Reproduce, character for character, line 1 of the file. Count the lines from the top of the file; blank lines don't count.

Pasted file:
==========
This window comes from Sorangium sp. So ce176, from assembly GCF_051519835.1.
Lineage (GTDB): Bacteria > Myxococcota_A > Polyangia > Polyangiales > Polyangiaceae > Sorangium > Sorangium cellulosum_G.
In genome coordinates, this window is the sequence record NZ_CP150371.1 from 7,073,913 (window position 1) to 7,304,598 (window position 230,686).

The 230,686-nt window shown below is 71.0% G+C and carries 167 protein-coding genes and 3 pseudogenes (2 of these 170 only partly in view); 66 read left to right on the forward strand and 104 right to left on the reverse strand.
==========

This window comes from Sorangium sp. So ce176, from assembly GCF_051519835.1.